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I implemented a linear regression model on some dataset. When I plotted the scatter plot of residual v/s predicted y (i.e., yhat), I observed heteroscedasticity in the plot. What can I do about it?

x-axis -> yhat

y-axis -> Residual

enter image description here

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  • $\begingroup$ Would you please post a link to the data? $\endgroup$ Sep 29, 2019 at 21:41
  • $\begingroup$ I am sorry. I can't $\endgroup$ Sep 29, 2019 at 21:42
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    $\begingroup$ It clearly looks that as the yhat goes away from zero, the variance reduces. I can't think of a proper function between variance and yhat which I can use for variance stabilization method $\endgroup$ Sep 29, 2019 at 21:44
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    $\begingroup$ Does a similar plot of residual error vs. actual y have a similar appearance? $\endgroup$ Sep 29, 2019 at 23:11
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    $\begingroup$ Without some context, not much useful can be said. What are your variables measuring? how many predictors? But the symmetric look is intriguing, and the fact that variance is largest around predicted values of zero is also interesting! But: The obvious overplotting in the plot hides information, maybe, so: How many observations in total? Maybe make a plot with smaller plotting symbols, lower alpha to get transparency, ... $\endgroup$ Sep 30, 2019 at 12:27

2 Answers 2

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Before doing anything about heteroscedasticity, first you must establish whether it even exists.

The scatterplot in the question is not evidence of heteroscedasticity.

"Heteroscedasticity" refers to any important variation in the dispersion of one variable (here plotted on the vertical axis) when another variable (here plotted on the horizontal axis) is varied.

The problem with this plot is that it does not enable us to make accurate estimates of the dispersion. The reason why not is that because there are so many points, essentially all we can see are the ranges of the vertical variable, but the range is both a highly unstable estimate of dispersion as well as dependent on the amount of data. As you scan left to right across this plot, it is possible for there to be much, much more data in the middle compared to the ends. That can give rise to a false impression of greater dispersion of $y$ for middling $x$-values.

To illustrate this problem, I generated 400,000 $(x,y)$ values where the coordinates are independent--and therefore $y$ is as homoscedastic (non-heteroscedastic) as possible.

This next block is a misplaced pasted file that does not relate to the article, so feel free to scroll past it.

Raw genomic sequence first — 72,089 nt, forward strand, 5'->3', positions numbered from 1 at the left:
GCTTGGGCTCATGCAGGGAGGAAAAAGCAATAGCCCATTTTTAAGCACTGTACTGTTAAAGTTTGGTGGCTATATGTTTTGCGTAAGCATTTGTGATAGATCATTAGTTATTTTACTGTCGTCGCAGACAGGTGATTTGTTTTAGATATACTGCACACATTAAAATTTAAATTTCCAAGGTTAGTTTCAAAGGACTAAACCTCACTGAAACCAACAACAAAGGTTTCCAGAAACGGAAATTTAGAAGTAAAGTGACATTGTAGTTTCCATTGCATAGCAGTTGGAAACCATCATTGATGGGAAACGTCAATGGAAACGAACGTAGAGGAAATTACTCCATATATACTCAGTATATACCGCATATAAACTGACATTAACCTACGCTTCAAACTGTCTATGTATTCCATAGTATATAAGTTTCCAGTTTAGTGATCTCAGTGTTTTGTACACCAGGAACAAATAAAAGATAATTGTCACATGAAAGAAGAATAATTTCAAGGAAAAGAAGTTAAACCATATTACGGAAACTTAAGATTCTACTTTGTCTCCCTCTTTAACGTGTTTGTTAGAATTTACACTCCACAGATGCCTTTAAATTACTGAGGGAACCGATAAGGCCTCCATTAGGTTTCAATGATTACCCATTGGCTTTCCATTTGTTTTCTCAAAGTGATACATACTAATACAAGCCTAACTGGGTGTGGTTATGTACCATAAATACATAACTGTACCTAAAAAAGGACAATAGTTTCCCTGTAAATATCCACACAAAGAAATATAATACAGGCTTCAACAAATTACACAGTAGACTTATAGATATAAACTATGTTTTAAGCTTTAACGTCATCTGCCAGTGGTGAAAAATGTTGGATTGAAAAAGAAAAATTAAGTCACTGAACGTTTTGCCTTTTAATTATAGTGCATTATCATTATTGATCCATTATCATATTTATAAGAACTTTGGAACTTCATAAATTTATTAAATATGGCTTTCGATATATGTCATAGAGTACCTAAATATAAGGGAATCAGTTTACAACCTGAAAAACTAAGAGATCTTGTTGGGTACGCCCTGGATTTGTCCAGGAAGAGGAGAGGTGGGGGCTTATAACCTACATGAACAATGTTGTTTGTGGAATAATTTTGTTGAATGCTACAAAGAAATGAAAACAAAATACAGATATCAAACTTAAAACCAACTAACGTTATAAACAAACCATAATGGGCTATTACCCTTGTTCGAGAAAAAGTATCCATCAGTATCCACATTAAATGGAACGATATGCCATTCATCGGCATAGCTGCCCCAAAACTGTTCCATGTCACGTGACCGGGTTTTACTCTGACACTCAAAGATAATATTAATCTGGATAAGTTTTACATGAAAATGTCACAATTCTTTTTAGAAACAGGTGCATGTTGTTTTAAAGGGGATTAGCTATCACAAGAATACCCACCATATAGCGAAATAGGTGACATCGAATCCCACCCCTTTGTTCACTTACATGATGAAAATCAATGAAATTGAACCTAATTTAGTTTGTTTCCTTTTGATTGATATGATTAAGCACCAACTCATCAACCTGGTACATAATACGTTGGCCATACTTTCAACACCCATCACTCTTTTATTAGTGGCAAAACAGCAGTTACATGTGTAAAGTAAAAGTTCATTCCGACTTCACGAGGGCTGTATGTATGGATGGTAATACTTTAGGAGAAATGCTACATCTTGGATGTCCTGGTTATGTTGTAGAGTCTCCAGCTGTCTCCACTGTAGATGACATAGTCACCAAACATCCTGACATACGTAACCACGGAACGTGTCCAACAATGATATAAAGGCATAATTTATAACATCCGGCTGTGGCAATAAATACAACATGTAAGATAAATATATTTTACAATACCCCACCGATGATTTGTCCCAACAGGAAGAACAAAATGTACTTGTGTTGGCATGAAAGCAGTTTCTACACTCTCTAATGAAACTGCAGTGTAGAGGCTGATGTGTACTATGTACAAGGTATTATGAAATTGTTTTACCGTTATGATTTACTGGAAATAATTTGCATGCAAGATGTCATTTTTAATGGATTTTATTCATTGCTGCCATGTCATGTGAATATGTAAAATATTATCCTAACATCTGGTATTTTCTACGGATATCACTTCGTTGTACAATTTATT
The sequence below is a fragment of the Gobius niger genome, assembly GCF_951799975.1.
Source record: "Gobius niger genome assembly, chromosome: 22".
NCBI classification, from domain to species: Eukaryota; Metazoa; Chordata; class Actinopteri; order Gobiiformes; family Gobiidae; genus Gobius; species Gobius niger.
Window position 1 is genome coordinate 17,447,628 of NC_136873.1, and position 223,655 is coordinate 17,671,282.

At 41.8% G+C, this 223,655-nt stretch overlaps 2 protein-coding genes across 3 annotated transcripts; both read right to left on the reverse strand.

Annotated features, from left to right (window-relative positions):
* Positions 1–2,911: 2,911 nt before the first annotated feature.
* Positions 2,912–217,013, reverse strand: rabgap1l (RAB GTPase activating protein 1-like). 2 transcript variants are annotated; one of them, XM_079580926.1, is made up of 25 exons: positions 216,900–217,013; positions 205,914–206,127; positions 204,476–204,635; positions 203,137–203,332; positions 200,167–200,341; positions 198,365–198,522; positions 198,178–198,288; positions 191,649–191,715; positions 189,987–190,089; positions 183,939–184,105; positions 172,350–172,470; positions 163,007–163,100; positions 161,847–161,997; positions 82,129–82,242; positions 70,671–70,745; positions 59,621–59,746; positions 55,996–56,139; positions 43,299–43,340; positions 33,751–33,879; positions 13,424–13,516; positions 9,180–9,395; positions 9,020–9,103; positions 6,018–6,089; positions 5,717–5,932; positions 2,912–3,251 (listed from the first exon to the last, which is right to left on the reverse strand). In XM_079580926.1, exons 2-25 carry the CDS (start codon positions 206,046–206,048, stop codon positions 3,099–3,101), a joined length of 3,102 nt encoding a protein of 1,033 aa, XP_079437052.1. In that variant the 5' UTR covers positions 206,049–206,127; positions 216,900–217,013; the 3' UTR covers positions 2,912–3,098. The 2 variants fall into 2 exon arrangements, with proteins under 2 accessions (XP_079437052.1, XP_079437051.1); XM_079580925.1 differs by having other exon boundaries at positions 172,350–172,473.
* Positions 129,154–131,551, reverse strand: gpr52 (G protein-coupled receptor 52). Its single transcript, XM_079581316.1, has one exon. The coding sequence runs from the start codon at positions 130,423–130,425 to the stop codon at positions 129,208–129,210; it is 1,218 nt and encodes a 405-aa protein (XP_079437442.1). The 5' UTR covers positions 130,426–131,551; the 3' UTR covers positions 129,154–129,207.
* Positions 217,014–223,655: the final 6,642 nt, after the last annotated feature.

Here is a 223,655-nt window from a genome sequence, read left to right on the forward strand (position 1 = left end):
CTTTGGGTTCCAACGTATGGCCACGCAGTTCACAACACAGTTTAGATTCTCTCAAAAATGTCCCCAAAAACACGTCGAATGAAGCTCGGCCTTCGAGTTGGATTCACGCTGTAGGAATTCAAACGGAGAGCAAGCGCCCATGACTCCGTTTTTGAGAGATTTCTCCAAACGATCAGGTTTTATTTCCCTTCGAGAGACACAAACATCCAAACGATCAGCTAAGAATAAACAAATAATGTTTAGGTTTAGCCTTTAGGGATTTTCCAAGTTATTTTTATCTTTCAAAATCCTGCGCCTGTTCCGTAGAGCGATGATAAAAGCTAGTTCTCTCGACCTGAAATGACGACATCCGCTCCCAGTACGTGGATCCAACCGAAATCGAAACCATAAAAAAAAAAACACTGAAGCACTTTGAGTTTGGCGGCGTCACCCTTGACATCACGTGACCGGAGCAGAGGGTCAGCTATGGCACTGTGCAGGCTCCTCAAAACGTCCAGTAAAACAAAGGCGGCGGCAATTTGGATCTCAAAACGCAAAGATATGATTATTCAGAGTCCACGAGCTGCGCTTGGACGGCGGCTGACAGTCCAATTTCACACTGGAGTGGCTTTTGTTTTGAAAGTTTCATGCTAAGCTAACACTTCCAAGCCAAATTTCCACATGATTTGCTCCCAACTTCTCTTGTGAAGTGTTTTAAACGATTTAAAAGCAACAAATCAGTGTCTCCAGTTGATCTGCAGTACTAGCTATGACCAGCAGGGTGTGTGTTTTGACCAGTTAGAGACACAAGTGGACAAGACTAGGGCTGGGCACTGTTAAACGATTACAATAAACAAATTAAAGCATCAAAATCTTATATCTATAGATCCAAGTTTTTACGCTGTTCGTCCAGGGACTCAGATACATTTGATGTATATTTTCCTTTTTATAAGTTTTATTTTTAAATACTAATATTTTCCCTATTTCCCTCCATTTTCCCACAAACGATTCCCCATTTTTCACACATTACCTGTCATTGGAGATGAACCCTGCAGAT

n <- 4e5
x <- pmax(-8, pmin(8, abs(rnorm(n, sd=7/6))^1.25 * sample(c(-1,1), n, replace=TRUE)))
y <- sample(c(-1,1), n, replace=TRUE) * rgamma(n, 1/3, 1/20)

Whether or not you are familiar with R (the language used for this simulation), it should be apparent that the x values and y values have been separately generated. But here's their scatterplot, shown using the overplotting method of the question:

Figure showing scatterplot of all data

It sure looks like the y-values are spread out less near the extremes than in the middle, doesn't it? This mistaken impression is the cause of many related questions (and incorrect answers) on this site.

A better way to look at heteroscedasticity is to split the $x$ values into groups and robustly estimate the dispersion of each group. There are many ways to do this. John Tukey observed that generally there's not a whole lot going on in the middle of a batch of data: the interesting changes tend to occur out in the extremes. In his "wandering schematic plot" he proposed splitting the $x$ data (essentially) into the most extreme halves, quarters, eighths, and so on, and plotting some of the extremes of the $y$ values found within each such group. This leads to a quick, simple plot.

enter image description here

The vertical bars in this figure demark the boundaries between the groups of $x$ values used to estimate the dispersion of the corresponding $y$ values. Thus, the middle half of all points falls within the two vertical strips surrounding $x=0.$ (Each of those strips contains about 100,000 points.) Thereafter, as you move away from $0,$ each vertical strip includes one-half as many points as previously. Ultimately the outer strips (roughly from $x=-8$ to $-5.4$ and $x=5.4$ to $8$) contain only $200$ points each.

The horizontal black graphs trace out the 1%, 5%, 25%, 50%, 75%, 95%, and 99% quantiles of the corresponding $y$ values. We can't distinguish the middle quantiles because they are so close, but it's nevertheless clear that these "wandering traces" are essentially horizontal. This shows, contrary to what the original figure suggested, that the dispersion of $y$ does not appreciably vary with $x.$ Indeed, it shows that the entire (conditional) distribution of $y$ appears to be independent of $x.$ That's what you're looking for when you assess the relationship between regression residuals and predicted values.